So poor Terry got up once more and opened the bedroom door. “Come on then, Rubin,” he said resignedly. “Let’s go out.”
“Let’s not,” said Rubin. “Let’s hide under the bed again!”
And he did.
Terry tried to bribe him with everything, but nope, Rubin was not for moving. “Leave him,” I muttered, my hand clamped over my throbbing head. “Just let him sleep there if he wants. He’ll make a nest out of my dressing gown and he’ll be fine. And we’ll get some sleep.”
Terry got back into bed. Silence descended. I was just drifting off to sleep, when:
“HIIIIIIIIIIII!!!!!!!!!!!!!!!!!!!!” Rubin was back at the side of the bed, his face thrust into mine. “LET’S PLAY!” said Rubin. “PLAY! PLAY! PLAY!” I reached out to pick him up and place him on the bed…
… and he ran and hid underneath it.
I decided to ignore this move and let him sleep there if he wanted. He’d only been sleeping (or doing whatever else he was doing under there) for a few minutes, however, when he suddenly let out a high pitched shriek: the kind of noise dogs make if something has hurt them. This was the third such shriek Rubin had made that day: first, while on his walk and rummaging through undergrowth, he had jumped back and yelped. Then later, while jumping onto the couch, he’d done it again. Both times, I’d examined him, but been unable to find out what was wrong, or why he’d yelped, and he’d seemed perfectly fine, so I’d forgotten about it. And now he’d yelped again.
Well, I reached down and picked him up (And he HAD made a nest out of my dressing gown, by the way) and got him onto the bed. Terry checked him over, but couldn’t find anything wrong with him, so we let him lie down at the bottom of the bed and – wonder of wonders! – this time he actually went to sleep! Aaaaah! Peace!
3am came. I was WIDE AWAKE. My head felt like someone was drilling through my eye. And my brain WOULD NOT STOP TALKING TO ME.
“Hi, Amber!” my brain said. “‘S’up? I was just thinking… that was some strange behaviour from Rubin tonight, wasn’t it? He doesn’t normally act like that at bedtime, does he? And you know, he was kinda quiet tonight, don’t you think? Like, when you and Terry were watching TV, and dogs came on, he only got up to stare at the screen a few times. The rest of the time he just lay there with his nose between his paws. He looked a bit depressed to me, actually. And what was with all of the yelping? Seems like something is wrong with him. I bet something is wrong with him! OMG! What could it be! It sounds like something REALLY SERIOUS!”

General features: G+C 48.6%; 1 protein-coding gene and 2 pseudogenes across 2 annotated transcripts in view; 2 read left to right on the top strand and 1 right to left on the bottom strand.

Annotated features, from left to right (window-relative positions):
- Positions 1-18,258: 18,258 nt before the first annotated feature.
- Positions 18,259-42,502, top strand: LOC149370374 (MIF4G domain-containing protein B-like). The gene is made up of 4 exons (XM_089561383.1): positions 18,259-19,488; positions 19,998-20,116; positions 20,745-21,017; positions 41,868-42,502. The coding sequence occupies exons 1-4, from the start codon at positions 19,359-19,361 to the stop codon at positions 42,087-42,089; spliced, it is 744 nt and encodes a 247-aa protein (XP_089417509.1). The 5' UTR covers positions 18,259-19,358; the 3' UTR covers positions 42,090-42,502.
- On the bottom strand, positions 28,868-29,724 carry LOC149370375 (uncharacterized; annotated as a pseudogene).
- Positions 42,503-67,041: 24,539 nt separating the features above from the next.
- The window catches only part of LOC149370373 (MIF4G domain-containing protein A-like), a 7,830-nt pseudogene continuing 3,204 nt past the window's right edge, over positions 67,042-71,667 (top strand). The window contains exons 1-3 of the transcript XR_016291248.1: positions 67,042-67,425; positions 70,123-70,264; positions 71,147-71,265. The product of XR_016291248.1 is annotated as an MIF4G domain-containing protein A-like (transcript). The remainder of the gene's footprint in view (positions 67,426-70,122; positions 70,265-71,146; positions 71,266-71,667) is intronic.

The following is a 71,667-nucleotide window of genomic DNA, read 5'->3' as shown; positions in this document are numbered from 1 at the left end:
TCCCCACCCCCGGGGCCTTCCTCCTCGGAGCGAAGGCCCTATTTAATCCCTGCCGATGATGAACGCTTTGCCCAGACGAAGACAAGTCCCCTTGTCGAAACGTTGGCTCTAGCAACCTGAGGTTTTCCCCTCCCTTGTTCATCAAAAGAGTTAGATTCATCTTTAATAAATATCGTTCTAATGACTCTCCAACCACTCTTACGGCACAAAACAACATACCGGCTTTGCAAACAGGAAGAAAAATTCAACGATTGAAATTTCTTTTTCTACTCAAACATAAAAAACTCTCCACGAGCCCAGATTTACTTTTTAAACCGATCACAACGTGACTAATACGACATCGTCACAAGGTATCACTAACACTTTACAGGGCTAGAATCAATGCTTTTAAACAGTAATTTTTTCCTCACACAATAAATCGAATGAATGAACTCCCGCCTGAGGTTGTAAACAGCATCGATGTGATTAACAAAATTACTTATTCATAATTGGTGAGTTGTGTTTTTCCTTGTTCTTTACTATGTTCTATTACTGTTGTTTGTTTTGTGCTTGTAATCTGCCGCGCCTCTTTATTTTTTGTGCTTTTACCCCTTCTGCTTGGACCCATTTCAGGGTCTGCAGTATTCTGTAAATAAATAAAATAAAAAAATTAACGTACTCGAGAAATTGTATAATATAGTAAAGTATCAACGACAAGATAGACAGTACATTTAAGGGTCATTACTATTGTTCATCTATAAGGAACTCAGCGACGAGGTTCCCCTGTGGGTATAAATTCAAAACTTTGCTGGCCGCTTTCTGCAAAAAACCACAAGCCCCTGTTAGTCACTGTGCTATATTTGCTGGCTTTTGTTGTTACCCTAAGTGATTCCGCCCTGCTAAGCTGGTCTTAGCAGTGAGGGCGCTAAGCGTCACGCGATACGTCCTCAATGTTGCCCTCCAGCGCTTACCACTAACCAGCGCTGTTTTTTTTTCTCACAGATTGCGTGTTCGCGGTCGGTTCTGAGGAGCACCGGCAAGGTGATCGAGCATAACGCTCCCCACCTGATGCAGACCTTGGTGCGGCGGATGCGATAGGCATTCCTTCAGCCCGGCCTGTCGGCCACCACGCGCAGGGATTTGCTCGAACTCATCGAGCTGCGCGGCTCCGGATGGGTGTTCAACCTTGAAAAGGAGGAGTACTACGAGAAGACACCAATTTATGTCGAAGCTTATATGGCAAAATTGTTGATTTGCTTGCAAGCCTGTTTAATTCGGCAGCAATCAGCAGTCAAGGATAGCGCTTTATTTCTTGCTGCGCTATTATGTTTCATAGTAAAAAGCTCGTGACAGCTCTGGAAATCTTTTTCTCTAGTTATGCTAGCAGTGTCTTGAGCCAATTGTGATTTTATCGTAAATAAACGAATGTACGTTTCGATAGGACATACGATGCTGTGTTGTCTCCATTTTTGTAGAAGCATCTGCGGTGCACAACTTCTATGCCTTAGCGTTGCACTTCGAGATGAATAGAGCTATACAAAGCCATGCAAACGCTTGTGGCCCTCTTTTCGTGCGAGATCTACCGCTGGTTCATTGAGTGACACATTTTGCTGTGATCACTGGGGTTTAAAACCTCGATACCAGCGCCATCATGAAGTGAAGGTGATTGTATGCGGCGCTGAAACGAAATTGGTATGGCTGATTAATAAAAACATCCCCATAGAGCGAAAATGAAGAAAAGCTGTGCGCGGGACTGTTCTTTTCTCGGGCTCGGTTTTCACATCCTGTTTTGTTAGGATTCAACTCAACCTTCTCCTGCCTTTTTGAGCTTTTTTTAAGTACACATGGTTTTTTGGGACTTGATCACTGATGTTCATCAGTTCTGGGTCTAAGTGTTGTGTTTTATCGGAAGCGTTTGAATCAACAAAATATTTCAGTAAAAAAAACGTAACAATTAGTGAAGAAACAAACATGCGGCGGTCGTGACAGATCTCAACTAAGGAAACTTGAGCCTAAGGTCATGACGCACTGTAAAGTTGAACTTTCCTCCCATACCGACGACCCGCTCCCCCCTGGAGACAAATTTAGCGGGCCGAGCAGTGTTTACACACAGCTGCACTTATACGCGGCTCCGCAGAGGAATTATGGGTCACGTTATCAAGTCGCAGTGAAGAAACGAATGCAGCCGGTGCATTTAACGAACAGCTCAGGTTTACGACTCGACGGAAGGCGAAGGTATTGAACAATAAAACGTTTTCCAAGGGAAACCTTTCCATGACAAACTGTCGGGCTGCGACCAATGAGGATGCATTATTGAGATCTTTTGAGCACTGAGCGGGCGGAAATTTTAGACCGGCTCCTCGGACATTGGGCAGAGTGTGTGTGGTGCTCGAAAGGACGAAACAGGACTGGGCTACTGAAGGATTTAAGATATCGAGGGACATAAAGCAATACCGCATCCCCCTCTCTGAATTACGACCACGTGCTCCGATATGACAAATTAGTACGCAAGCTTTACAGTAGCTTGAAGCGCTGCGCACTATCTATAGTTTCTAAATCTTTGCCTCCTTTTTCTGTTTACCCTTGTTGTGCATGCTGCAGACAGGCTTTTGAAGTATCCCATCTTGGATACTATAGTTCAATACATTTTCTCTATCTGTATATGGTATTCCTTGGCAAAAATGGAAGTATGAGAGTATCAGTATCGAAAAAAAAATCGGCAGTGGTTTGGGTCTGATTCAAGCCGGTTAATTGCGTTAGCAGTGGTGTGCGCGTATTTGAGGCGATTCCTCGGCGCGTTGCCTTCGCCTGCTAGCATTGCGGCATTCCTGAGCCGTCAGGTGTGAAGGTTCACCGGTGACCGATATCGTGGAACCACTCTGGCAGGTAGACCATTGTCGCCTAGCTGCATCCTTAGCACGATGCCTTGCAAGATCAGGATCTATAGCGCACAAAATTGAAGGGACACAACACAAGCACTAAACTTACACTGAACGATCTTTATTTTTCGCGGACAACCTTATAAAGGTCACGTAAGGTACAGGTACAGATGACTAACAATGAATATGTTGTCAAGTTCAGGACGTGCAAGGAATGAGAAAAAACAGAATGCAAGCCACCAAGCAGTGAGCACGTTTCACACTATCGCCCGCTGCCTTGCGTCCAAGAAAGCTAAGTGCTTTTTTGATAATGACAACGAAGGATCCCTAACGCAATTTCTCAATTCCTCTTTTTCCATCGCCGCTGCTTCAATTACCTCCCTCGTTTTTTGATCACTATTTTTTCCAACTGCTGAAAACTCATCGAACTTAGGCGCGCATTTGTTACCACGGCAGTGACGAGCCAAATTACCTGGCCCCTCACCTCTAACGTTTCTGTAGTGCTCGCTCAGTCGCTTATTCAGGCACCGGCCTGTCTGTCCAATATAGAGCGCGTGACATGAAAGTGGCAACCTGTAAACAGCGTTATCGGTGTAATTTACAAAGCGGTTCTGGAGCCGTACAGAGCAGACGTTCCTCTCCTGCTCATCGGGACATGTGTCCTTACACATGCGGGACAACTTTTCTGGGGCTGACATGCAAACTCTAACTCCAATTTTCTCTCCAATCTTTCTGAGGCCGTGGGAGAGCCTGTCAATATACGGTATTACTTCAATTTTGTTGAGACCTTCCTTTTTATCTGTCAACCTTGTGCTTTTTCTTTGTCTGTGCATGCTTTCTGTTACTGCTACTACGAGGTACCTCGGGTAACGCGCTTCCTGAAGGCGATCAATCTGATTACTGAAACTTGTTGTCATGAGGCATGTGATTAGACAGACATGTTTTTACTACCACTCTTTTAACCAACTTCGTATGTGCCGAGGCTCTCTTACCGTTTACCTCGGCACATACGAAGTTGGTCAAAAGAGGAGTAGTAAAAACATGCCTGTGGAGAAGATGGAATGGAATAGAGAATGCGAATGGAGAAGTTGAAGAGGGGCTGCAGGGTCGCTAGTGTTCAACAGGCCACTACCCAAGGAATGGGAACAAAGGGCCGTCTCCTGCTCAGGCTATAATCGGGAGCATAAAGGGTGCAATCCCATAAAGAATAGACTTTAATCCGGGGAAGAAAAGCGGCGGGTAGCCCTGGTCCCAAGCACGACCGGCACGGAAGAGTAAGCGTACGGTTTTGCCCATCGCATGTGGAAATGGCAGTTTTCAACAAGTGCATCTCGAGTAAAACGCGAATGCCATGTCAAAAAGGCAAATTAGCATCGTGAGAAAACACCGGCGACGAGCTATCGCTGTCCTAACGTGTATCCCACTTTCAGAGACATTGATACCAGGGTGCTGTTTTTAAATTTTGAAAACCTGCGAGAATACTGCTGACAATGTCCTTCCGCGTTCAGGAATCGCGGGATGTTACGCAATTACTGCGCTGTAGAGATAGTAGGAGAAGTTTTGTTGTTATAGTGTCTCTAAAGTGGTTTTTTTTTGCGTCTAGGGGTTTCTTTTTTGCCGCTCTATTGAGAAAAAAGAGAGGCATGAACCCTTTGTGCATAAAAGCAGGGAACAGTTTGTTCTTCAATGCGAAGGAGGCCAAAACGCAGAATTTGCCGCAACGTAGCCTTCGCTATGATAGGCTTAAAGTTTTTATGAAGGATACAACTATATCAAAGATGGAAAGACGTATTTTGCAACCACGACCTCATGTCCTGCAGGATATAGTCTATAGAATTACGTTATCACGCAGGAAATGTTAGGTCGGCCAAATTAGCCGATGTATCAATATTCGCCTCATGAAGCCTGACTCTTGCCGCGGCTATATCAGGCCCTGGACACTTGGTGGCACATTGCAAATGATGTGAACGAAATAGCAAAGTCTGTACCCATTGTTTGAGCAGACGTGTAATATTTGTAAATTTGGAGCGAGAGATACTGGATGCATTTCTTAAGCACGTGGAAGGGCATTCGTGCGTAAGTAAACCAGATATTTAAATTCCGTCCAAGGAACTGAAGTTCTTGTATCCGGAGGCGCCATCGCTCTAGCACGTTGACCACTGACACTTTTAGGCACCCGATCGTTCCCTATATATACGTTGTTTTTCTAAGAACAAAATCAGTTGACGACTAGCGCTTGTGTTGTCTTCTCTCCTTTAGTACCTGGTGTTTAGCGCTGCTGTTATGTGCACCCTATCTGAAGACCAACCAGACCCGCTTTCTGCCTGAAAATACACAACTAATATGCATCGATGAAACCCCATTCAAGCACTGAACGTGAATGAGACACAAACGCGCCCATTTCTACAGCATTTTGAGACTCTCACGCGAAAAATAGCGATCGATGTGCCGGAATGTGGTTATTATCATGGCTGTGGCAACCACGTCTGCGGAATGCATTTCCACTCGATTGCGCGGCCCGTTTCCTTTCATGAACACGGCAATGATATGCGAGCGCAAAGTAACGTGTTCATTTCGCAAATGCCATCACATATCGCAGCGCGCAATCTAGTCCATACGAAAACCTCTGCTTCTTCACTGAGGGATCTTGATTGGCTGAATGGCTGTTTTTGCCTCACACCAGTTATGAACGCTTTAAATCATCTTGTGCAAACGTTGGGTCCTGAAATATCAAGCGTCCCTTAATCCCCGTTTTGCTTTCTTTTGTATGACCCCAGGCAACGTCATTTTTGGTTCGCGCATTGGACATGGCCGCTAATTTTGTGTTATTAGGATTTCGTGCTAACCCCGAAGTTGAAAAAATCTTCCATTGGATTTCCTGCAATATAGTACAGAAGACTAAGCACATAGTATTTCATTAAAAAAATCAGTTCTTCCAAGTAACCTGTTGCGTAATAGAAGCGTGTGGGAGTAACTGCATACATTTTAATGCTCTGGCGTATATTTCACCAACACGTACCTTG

By now I was even more wide awake. I nudged Rubin’s sleeping form with my toe, which he happened to be lying on at the time. He didn’t move. I nudged him again. Nothing. Oh my God! He was dead! He was surely dead! I raised my foot up in the air, with his body draped over it, and… Rubin woke up and stared at me like I was a lunatic. “PLAY?” he said. Whoops. I lowered him, and tried to settle down.
“Hi, Amber!” said my brain. “I wouldn’t be convinced by that little performance, by the way. I mean, can YOU see him breathing?”
I raised myself up on my elbow and looked at Rubin. Sure enough, his sides weren’t moving. I leaned closer.
“HE. IS. FINE.” hissed Terry, from beside me. “For God’ sake, go to sleep.”
So I lay back down, but by now my head was absolutely THROBBING. The room was stuffy, and Rubin was lying on my legs, so I got up and opened the window. When I came back to the bed, Rubin was lying in my space, so I squeezed myself into the small area he’d left me, and lay down.
“Hi Amber!” said my brain. “SO! Wonder what the sore head’s all about? Pretty painful, no? Remember that migraine you had last week? That was the second one this month. Been a long time since you had two migraines in a month. Probably not ACTUALLY a migraine, then. Probably a brain tumour. Actually? DEFINITELY a brain tumour.”
“Shut up, brain,” I said. “Is not a brain tumour. Have spoken to doctor about migraines. He said not tumour, just crazy.”
Twenty minutes passed, during which Terry and Rubin sunk into blissful, deep sleeps, and I almost fell off my small corner of the bed.
“HI!” said my brain. “You know how you have that appointment with the optician tomorrow? For your contact lens checkup? Well, two things about that: 1) when he shines those lights into your eyes, he is totally going to see a tumour lurking behind one. Probably the right one. 2) Man, you’re going to feel like CRAP tomorrow if you don’t get some sleep. Look! It’s light outside!”
And it WAS light outside. And I DID feel like crap. I guess I must have slept at some point, because when I woke up, Rubin was next to my head, and I don’t remember how he got there, but it was one of those nights where I felt like I just lay awake ALL NIGHT. When I finally decided to give sleep up as a bad job and got up, my headache was even worse than it had been the night before. It took two large coffees, two paracetamol and two ibuprofen to get me out the door. I went to my optician’s appointment, and discovered that I did NOT have a brain tumour. Or not one that was detectable to an eye doctor, anyway, although it’s amazing he could see ANYTHING in my eyes given how bloodshot they were.
As for Rubin… well, Rubin had some other surprises in store for us that day, but that, my friends, is another story for another time…[To be continued...]